Diseases of the Urinary System
The infectious disease leptospirosis can cause chronic kidney failure, and although vaccination has reduced the incidence of the infection, kidney disease is still a frequent cause of serious illness in adult dogs. Acute kidney failure is equally serious; with prompt treatment the prospects of recovery are reasonably good, but with age chronic disease may occur in damaged kidney tissue. Acute kidney failure is usually characterized by a sudden rise in temperature, accompanied by severe, often continuous vomiting. Thirst is usually increased, with profuse or no urination. The latter symptom is serious and indicates that the kidney has stopped functioning.
Although chronic kidney failure tends to be progressive, a large proportion of the kidney tissue must be out of action before signs of the disease develop. Once kidney function is inadequate, the dog is unable to conserve water by concentrating its urine, and large amounts of very dilute urine are passed. The dog tries to avoid dehydration by drinking more fluid, resulting in a cycle of increased thirst (polydypsia) and increased urination (polyuria).
The kidney is the route whereby the end-products of protein digestion are excreted and with reduced function these accumulate in the circulation and result in a form of self-intoxication known as uremia. Other complications include the loss of protein, minerals, and vitamins via damaged kidney tissue. Once diagnostic tests have established the presence and extent of kidney failure (Chronic Nephritis), treatment is directed towards making the most efficient use of the remaining tissue. Part of this involves protein restriction, feeding only small amounts of those proteins most useful to the dog. Properly compensated cases may live reasonably normal lives for quite long periods.
Some dogs with advanced kidney failure lose so much of essential minerals that their skeletons become seriously demineralized. This is especially apparent in the jaw, where the bones eventually consist of little more than fibrous material and become easily pliable. It is a serious problem needing expert attention.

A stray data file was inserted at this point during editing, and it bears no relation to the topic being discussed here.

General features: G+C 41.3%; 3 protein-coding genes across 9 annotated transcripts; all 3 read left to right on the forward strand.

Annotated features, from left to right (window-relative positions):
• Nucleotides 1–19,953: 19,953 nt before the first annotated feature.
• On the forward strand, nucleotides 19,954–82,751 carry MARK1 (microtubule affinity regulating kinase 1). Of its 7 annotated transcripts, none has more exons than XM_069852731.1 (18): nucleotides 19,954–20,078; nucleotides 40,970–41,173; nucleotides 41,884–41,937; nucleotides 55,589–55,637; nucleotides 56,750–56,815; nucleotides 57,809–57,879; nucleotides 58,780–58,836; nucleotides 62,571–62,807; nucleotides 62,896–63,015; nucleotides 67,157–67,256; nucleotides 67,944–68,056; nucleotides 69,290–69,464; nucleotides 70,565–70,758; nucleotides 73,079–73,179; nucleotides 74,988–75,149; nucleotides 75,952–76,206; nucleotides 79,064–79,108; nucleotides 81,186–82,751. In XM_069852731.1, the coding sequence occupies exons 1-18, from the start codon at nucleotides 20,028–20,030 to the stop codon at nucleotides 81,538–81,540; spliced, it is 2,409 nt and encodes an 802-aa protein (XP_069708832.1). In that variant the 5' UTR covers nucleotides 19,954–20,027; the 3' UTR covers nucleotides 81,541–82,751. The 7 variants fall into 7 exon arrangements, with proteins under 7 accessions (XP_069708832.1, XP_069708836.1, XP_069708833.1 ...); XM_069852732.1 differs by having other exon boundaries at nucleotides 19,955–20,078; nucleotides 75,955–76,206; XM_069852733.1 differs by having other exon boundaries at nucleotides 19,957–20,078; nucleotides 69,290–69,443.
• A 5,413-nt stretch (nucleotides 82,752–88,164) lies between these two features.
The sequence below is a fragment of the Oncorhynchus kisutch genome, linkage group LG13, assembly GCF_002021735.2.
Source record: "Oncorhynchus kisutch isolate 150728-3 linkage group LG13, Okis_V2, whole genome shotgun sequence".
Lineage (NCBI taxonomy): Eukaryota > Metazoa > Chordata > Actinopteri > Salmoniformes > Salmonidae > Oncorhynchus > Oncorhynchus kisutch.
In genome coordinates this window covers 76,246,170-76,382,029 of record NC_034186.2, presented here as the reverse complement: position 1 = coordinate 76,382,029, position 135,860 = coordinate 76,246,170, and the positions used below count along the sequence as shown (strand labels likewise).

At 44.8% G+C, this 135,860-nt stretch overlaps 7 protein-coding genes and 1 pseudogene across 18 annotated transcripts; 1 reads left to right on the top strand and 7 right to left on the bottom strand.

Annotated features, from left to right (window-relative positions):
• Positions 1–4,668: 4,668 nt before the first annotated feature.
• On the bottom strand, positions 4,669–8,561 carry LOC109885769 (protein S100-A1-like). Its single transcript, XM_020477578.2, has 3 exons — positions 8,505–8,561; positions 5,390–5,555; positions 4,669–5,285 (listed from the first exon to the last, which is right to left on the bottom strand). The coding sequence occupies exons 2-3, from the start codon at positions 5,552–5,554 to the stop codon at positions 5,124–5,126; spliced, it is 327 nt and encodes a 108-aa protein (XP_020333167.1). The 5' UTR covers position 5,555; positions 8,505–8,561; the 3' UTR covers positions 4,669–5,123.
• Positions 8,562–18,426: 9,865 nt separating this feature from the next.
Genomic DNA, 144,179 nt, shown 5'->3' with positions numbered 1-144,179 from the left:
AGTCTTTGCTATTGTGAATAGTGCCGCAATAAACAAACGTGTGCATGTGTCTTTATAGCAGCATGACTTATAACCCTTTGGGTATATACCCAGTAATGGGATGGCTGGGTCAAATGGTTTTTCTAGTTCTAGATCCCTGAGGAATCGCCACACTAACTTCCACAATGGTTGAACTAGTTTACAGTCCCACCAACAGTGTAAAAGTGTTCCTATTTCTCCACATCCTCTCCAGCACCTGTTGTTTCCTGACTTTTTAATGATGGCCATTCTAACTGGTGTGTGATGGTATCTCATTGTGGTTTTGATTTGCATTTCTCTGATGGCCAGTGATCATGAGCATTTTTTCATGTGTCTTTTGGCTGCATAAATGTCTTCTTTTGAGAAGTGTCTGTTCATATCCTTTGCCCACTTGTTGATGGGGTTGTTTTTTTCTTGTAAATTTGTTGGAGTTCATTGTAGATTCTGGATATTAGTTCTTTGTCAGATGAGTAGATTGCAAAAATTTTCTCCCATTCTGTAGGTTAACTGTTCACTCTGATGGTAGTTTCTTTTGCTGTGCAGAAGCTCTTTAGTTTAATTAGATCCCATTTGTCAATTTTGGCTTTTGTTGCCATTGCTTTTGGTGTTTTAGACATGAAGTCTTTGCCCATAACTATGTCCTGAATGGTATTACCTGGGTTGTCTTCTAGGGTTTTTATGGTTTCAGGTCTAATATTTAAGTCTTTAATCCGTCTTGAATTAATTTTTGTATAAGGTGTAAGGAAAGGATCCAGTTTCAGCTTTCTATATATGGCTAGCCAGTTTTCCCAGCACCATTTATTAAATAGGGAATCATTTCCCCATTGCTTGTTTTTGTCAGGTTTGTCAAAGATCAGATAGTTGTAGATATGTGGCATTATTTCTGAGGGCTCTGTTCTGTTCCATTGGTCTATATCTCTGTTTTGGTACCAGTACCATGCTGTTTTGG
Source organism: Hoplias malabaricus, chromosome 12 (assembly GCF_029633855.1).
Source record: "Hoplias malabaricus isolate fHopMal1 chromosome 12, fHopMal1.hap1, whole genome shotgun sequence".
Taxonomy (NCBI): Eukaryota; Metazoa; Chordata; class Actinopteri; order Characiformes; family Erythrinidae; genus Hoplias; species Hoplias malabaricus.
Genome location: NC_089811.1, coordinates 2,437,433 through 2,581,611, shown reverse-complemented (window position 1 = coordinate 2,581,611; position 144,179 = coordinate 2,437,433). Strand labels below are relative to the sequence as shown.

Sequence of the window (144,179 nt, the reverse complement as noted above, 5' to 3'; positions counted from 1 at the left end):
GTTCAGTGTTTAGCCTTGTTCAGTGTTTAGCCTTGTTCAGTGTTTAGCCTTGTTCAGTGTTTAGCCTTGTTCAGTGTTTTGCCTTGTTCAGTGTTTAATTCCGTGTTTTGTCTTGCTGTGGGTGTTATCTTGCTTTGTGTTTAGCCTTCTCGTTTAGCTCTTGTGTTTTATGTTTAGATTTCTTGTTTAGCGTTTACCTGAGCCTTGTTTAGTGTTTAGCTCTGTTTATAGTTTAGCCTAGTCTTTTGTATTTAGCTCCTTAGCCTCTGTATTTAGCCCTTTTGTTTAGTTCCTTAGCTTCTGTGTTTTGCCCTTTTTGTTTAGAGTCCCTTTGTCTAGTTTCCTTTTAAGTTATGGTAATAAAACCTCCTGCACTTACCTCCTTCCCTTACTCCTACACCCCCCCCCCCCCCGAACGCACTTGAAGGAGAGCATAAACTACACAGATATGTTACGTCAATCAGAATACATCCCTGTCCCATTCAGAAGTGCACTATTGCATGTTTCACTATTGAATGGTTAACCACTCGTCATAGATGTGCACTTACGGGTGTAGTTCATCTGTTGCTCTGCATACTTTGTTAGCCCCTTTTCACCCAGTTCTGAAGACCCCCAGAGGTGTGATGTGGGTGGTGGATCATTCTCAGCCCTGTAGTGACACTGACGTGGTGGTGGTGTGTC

Retention of urine sometimes occurs in dogs prevented from reasonably frequent opportunities to pass urine. It can also occur in overprotective bitches with newly born litters and may lead to retention cystitis. It may be necessary to remove a puppy from the whelping box so as to coax the bitch out to relieve herself. Complete blockage or severe pain on urination (dysuria) can lead to serious urinary retention. The former occurs chiefly in males with urethral calculi, although bitches can also suffer.
External parasites bring a series of minor problems. Dogs with a heavy infestation scratch for long periods and bite at all accessible parts of their bodies. On short-haired dogs, fleas can often be seen as they scuttle and jump. As fleas live on blood, a heavy infestation can lead to anemia in puppies, though they are usually affected by other signs of ill-health.
Flea droppings are the usual evidence of infestation. Flea dirt, which is really dried blood, looks like specs of soot and is more easily seen in light-coloured dogs. Infestations reach their heights at the end of a hot, humid summer, and a so-called plague of parasites resistant to control measures are merely following their usual pattern. Some dogs are particularly sensitive to the flea droppings and show allergic reaction to the excreta of only a small number.
There is a common belief that dog fleas do not bite humans. Dogs may be infested with dog, cat, human or rabbit fleas, and while dog fleas prefer the company of dogs, they are not averse to humans. Some owners regard flea infestation as some kind of social stigma, more alarming than serious canine diseases. The best pedigree dog attracts fleas, the only crime is with the owner who does nothing to control them.
Flea control is complicated by the fact that fleas lay their eggs off the host animal; larvae can emerge within a few days in warm weather and the whole life cycle may take only a week or two. A further complication is that the flea is needed for an intermediate stage in the development of canine tapeworm, and proper control must include treatment against internal parasites. Fleas can be controlled with flea collars used as directed. and combined with a high standard of grooming and hygiene. One easily forgotten aspect of flea control is keeping the dog’s bedding and all carpets scrupulously clean.